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Endangered Elephants

Sumatran+elephant%2C+%28Elephas+maximus+sumatrensis%29+a+member+of+Flying+Squad+in+Tesso+Nilo+National+Park%2C+Riau%2C+Indonesia
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Endangered Elephants

Sumatran elephant, (Elephas maximus sumatrensis) a member of Flying Squad in Tesso Nilo National Park, Riau, Indonesia

Sumatran elephant, (Elephas maximus sumatrensis) a member of Flying Squad in Tesso Nilo National Park, Riau, Indonesia

https://www.worldwildlife.org/species/elephant

Sumatran elephant, (Elephas maximus sumatrensis) a member of Flying Squad in Tesso Nilo National Park, Riau, Indonesia

https://www.worldwildlife.org/species/elephant

https://www.worldwildlife.org/species/elephant

Sumatran elephant, (Elephas maximus sumatrensis) a member of Flying Squad in Tesso Nilo National Park, Riau, Indonesia

Evan Madsen, Hard News Writer

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Elephants are the biggest land mammal on the planet and the species has huge cultural value in communities around the world. At the turn of the 20th century, there were a few million African elephants and about 100,000 Asian elephants. Today, there are an estimated 450,000700,000 African elephants and between 35,000 and 40,000 wild Asian elephants.

 

Elephants are among the most intelligent of animals with whom we share the world, with complex consciousnesses that are capable of strong emotions. Across Africa, they have inspired respect from the people that share the landscape with them, giving these animals a strong cultural significance. As icons of the continent, African elephants are a big tourism endeavour by attracting the funds that help protect wilderness areas. They are also keystone species. Elephants play an important ecological role, including the ability to create trails that work as fire breaks during brush fires, fertilizing the soil with manure, digging holes that create access to water for other animals, and much more. Without elephants, ecosystems around the continent would be thrown out of balance.

 

Due to recent events at the Senate’s joint and Commerce hearing, the social networking service, Facebook, and Mark Zuckerberg, the CEO, have been accused of playing a huge role in the selling of ivory across the globe. Georgia representative, Buddy Carter asked Zuckerberg, “Did you know that there are some conservation groups that assert that there’s so much ivory being sold on Facebook that it is literally contributing to the extinction of the elephant species?” Zuckerberg responded by saying that he wasn’t aware of the problem.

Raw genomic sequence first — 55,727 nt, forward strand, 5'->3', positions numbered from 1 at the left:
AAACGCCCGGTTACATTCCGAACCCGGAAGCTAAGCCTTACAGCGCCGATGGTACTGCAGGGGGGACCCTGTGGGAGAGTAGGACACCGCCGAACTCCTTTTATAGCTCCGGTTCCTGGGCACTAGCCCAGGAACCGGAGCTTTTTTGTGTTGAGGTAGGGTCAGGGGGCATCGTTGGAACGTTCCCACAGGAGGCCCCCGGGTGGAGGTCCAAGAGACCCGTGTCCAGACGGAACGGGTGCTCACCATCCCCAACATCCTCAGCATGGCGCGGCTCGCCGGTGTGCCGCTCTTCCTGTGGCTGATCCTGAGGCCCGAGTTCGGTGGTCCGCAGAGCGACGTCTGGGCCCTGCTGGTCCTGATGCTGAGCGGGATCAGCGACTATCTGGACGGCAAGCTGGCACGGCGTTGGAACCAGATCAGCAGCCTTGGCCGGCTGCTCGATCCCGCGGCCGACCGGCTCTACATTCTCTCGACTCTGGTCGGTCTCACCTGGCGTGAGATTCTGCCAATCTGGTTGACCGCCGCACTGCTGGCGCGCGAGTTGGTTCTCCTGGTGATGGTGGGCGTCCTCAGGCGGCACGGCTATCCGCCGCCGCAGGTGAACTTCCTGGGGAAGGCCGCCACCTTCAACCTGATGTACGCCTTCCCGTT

During the hearing, senators and other representatives discussed the investigations involved with private and group Facebook groups that are supposedly selling the body parts of endangered species. Reports mention that animal body parts include bengal tiger hides, tiger teeth, and elephant and rhino horns.

 

Most elephant deaths today are due to illegal poaching. This deadly crime used to be a way for poor farmers to support their families through rough times. Today, most poaching is done by well-organized and well-funded criminal traffickers. The money that is earned from poaching and selling ivory, funds wars and criminal organizations.

 

Elephant population has dropped 62% over the last decade, and could be extinct by the end of the next decade. As of 2017, there are more African elephants being killed for ivory than there are being born.The society as a whole is responsible for educating the world about how extremely significant elephants are to this planet. By doing so, it could help prevent the mass extinction of a species that is vital to ecosystems around the world and culturally significant to many people who have embraced them into everyday life and traditions that will last for decades.

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Evan Madsen, Sports Writer

Evan Sondergaard Madsen is an eleventh grader at East High School. He plays lacrosse on the varsity lacrosse team. In his spare time he enjoys Table Tennis,...

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